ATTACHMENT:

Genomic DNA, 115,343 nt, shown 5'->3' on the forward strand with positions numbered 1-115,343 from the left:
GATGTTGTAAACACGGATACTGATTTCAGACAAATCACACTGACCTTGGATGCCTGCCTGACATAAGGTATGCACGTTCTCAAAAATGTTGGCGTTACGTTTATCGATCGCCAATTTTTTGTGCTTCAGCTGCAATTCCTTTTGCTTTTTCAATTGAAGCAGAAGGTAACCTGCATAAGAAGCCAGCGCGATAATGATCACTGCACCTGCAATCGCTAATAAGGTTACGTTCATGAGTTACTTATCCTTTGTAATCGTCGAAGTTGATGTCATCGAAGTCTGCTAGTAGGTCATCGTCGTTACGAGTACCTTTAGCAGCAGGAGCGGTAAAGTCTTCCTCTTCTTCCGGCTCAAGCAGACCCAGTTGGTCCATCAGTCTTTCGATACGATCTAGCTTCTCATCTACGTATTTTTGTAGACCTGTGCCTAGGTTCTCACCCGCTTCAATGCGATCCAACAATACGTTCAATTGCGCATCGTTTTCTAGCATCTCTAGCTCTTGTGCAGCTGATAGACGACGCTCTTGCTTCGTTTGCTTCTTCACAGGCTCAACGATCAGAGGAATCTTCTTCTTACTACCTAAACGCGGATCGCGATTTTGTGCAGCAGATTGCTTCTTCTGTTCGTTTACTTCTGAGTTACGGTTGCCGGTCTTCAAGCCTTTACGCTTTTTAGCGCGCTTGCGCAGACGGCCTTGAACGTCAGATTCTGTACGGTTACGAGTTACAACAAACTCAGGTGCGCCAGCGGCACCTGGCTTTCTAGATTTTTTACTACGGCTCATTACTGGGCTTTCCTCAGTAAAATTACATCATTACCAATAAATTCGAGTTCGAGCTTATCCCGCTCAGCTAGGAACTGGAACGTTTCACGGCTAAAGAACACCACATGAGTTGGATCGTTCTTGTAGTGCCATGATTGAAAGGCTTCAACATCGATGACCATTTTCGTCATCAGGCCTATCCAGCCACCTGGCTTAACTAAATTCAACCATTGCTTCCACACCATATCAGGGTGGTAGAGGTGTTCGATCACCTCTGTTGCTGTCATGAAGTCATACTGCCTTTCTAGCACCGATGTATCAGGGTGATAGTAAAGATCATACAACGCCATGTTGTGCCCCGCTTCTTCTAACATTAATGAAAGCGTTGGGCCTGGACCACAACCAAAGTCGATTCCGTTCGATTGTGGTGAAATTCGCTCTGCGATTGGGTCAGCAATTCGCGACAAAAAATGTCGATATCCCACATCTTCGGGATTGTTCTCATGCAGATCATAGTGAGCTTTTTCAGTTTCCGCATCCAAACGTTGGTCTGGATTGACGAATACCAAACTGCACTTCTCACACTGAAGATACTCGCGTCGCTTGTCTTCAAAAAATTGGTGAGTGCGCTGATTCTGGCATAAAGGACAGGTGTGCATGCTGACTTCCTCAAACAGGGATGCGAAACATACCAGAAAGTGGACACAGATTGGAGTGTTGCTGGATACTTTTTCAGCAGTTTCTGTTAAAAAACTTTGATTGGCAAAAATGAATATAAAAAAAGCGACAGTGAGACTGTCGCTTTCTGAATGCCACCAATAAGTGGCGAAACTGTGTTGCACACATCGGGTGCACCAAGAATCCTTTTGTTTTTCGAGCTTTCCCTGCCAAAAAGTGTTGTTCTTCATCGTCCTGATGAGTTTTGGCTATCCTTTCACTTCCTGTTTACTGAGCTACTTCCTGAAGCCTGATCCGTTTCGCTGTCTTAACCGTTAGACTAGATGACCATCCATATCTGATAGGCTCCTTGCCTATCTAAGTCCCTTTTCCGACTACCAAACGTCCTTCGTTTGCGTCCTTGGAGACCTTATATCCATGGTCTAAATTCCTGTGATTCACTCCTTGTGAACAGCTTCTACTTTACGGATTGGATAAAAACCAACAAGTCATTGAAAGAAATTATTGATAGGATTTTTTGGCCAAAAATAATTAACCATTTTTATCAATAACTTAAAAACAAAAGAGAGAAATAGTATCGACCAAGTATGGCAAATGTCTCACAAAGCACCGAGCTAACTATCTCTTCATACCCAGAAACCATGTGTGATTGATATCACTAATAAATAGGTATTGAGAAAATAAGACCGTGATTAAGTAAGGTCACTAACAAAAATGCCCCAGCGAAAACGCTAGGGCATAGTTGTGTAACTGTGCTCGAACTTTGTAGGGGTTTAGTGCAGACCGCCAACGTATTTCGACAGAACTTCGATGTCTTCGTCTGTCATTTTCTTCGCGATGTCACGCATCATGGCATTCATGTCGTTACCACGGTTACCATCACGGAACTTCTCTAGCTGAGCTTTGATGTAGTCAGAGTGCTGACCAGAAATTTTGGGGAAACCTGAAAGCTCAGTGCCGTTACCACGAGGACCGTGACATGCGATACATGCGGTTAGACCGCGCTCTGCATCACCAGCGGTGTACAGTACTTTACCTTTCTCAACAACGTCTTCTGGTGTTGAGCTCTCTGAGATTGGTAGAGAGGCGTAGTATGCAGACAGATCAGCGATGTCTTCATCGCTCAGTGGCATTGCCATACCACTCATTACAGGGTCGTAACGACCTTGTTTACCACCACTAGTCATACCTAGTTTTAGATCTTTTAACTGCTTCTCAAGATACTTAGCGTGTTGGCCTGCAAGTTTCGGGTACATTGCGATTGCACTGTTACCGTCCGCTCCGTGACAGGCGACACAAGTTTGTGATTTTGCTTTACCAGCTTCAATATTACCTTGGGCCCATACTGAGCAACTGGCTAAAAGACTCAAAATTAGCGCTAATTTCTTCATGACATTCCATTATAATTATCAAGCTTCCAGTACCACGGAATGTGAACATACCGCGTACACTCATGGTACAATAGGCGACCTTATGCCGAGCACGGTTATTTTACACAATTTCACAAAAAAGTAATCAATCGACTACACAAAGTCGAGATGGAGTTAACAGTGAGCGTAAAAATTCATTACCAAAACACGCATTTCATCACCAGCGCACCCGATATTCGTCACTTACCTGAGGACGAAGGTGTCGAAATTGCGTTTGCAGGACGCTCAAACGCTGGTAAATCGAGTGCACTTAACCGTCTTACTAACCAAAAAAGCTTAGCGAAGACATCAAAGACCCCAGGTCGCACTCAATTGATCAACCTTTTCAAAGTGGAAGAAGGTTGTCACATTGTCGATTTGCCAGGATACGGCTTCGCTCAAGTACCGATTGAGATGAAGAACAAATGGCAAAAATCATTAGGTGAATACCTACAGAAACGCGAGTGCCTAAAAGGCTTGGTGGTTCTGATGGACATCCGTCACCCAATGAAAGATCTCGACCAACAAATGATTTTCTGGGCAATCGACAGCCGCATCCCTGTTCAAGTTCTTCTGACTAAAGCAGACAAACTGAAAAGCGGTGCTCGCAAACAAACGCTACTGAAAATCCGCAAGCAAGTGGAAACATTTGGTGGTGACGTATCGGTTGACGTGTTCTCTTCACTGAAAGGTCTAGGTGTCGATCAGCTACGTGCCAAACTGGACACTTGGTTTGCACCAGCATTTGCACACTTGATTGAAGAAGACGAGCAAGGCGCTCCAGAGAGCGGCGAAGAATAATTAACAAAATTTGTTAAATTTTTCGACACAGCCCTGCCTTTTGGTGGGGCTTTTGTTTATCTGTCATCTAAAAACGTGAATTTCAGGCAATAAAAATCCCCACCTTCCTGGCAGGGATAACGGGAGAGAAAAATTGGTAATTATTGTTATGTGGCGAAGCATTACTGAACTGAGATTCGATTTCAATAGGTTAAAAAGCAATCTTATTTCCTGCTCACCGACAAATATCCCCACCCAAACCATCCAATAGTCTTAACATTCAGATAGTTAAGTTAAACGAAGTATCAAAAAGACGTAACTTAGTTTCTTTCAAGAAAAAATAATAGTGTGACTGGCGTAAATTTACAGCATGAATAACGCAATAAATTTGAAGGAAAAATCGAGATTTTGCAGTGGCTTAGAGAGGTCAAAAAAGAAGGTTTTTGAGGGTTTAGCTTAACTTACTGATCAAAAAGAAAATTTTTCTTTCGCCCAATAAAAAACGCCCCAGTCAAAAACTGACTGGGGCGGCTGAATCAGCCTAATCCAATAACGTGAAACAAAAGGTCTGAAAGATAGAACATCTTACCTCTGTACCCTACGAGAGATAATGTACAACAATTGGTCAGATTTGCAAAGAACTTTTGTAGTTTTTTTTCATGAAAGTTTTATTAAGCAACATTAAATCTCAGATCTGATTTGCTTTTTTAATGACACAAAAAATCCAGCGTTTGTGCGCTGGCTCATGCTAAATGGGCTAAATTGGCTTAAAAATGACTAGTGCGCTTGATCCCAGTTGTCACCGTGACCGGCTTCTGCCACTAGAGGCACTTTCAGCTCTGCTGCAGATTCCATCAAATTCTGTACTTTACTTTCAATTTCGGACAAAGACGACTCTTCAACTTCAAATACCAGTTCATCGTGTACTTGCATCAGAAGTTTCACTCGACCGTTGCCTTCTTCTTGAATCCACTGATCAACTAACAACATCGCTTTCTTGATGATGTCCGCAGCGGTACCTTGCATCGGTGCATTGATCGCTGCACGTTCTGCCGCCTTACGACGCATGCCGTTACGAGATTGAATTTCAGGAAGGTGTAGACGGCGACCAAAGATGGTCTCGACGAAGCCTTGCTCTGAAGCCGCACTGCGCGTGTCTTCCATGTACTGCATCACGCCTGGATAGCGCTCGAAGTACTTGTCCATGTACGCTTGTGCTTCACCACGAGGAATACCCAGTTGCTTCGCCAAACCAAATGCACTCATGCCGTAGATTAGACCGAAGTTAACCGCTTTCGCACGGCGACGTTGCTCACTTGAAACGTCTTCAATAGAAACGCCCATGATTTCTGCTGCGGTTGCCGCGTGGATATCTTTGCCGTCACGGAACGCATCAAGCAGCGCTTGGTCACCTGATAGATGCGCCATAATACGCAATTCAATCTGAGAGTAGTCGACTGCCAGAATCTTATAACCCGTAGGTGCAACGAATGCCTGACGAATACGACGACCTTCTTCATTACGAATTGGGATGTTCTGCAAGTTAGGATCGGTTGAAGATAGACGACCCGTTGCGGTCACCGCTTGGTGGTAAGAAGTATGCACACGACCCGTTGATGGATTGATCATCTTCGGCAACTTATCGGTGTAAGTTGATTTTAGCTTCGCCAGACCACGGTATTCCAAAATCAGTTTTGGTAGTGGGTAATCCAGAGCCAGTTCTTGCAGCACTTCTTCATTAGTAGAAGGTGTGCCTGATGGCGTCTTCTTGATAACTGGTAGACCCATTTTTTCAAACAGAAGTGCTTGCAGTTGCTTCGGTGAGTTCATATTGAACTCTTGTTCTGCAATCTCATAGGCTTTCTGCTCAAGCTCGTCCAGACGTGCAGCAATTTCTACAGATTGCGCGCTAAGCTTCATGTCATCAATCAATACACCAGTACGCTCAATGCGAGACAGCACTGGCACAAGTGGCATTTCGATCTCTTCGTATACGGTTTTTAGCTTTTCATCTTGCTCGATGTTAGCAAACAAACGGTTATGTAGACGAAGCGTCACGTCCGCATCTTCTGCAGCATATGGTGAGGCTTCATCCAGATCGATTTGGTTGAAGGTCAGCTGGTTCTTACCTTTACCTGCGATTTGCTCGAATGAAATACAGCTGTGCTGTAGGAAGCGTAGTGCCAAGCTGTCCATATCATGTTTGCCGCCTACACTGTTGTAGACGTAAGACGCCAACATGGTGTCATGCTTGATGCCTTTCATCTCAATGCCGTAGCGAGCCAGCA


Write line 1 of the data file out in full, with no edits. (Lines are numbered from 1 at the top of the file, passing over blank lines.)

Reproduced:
Genomic DNA, 115,343 nt, shown 5'->3' on the forward strand with positions numbered 1-115,343 from the left: